World and Nation

Shorts (left)

Libya names an engineer as new prime minister

TRIPOLI, Libya — Libya’s provisional leaders named an engineer as the new prime minister Monday, taking the first step toward assembling a new transitional government after the killing of Moammar Gadhafi and the formal end to the uprising that ended his nearly 42 years in power.

Libya’s National Transitional Council said Monday that its members voted to name as prime minister Abdel Rahim el-Keeb, whom officials described as an electronics engineer and Gadhafi critic who spent most of his career abroad. For the purposes of Libyan politics, however, Keeb is considered a resident of the western city of Tripoli, the capital, offering regional balance to the interim president, Mustafa Abdel-Jalil, who is from the east.

Keeb did not play any conspicuous role in the revolt against Gadhafi, but leaders of the revolt from Tripoli, the Western mountains and the coastal city of Misrata cheered his selection. He succeeds Mahmoud Jibril, who announced his resignation after the capture of Tripoli.

—David D. Kirkpatrick, The New York Times

Supreme Court to hear cases on bad advice on plea deals

WASHINGTON — Anthony Cooper shot a woman in Detroit in 2003 and then received laughably bad legal advice. Because all four of his bullets had struck the victim below her waist, his lawyer said, Cooper could not be convicted of assault with intent to murder.

Based on that advice, Cooper rejected a plea bargain that called for a sentence of four to seven years. Later he was convicted, and he is serving 15 to 30 years.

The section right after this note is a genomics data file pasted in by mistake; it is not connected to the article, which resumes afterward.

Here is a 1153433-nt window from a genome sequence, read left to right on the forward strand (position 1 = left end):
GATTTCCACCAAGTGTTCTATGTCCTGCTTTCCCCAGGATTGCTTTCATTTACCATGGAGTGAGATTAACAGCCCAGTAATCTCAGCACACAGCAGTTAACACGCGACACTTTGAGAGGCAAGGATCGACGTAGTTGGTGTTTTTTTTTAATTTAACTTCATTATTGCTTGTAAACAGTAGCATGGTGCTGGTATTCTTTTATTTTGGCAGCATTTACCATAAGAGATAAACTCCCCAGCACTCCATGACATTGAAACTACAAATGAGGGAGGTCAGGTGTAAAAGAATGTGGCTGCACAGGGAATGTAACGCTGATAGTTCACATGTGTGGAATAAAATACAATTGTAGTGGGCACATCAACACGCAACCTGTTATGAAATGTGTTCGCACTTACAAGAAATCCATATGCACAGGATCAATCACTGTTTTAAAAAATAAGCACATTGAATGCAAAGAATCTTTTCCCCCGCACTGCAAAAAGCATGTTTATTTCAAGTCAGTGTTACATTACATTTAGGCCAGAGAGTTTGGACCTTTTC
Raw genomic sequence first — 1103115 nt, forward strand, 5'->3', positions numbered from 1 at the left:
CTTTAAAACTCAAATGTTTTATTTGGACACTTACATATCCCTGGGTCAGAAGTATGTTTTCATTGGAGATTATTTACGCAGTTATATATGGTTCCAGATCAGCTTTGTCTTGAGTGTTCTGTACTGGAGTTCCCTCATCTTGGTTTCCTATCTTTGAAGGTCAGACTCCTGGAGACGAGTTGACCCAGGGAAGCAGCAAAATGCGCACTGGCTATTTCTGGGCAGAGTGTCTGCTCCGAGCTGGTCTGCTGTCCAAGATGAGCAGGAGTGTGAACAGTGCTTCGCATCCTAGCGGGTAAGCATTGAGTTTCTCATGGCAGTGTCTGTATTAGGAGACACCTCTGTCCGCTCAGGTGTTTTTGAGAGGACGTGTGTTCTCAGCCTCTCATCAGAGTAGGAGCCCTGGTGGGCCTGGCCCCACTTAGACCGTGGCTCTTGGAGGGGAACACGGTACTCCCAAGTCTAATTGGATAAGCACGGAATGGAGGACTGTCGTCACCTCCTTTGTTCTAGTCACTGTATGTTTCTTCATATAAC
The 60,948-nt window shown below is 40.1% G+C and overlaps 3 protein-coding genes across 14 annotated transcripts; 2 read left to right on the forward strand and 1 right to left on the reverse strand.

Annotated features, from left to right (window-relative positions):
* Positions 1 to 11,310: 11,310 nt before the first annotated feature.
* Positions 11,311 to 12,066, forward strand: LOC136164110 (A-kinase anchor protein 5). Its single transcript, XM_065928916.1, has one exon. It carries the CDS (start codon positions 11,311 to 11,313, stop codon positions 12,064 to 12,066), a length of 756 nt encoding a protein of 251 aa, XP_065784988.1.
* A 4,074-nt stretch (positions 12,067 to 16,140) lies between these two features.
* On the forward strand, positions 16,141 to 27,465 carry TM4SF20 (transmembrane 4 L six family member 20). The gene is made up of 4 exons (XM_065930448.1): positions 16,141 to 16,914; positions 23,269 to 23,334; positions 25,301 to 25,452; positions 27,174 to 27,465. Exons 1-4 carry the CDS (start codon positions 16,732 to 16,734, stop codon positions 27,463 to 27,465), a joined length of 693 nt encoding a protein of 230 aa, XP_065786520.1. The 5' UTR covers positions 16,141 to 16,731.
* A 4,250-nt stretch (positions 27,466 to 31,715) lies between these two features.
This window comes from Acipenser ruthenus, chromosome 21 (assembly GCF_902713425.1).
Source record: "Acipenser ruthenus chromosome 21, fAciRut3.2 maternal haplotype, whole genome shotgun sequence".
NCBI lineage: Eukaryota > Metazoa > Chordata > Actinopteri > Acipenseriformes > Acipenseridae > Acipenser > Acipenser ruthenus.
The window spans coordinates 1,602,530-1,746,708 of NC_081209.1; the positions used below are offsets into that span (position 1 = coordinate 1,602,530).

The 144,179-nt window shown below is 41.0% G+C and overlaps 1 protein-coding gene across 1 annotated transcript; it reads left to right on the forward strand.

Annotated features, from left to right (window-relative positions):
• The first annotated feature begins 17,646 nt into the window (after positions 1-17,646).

At least Cooper heard about his plea offer. Galin E. Frye’s lawyer never told him that prosecutors in Missouri were willing to let him plead guilty to a misdemeanor and serve 90 days in prison for driving without a license. When Frye did plead guilty after the offer expired, a judge sentenced him to three years.

On Monday, the Supreme Court will hear arguments in the two cases, which ask how principles concerning bad legal work at trial should apply to plea bargains. The question is of surpassing importance, since a large majority of criminal cases are settled at the plea stage.

—Adam Liptak, The New York Times

Blu-ray a bright spot for home entertainment industry

LOS ANGELES — Hollywood’s troubled home entertainment business is moving in an unaccustomed direction: up.

On Monday, the Digital Entertainment Group, which monitors consumer spending for home entertainment in the United States, is expected to report a 5 percent increase in industrywide revenue for the third quarter, to roughly $3.9 billion from about $3.7 billion a year earlier. It is the first quarterly uptick since the beginning of 2008.

In part, the increase reflects a surge in Blu-ray sales, which are expected to reach $1.23 billion for the first three quarters, up from about $1 billion for the same period a year earlier. That puts them on a par with video store rentals, which have been falling, and on-demand revenue, which has grown more slowly.

The overall gain is modest, but welcome in a business in which piracy, economic weakness and digital competition have steadily eroded what was once Hollywood’s core source of income — the rental and sale of DVDs.

“It’s extremely encouraging,” said Ronald J. Sanders, the president of Warner Home Video. “I would say things have stabilized.”

—Michael Cieply, The New York Times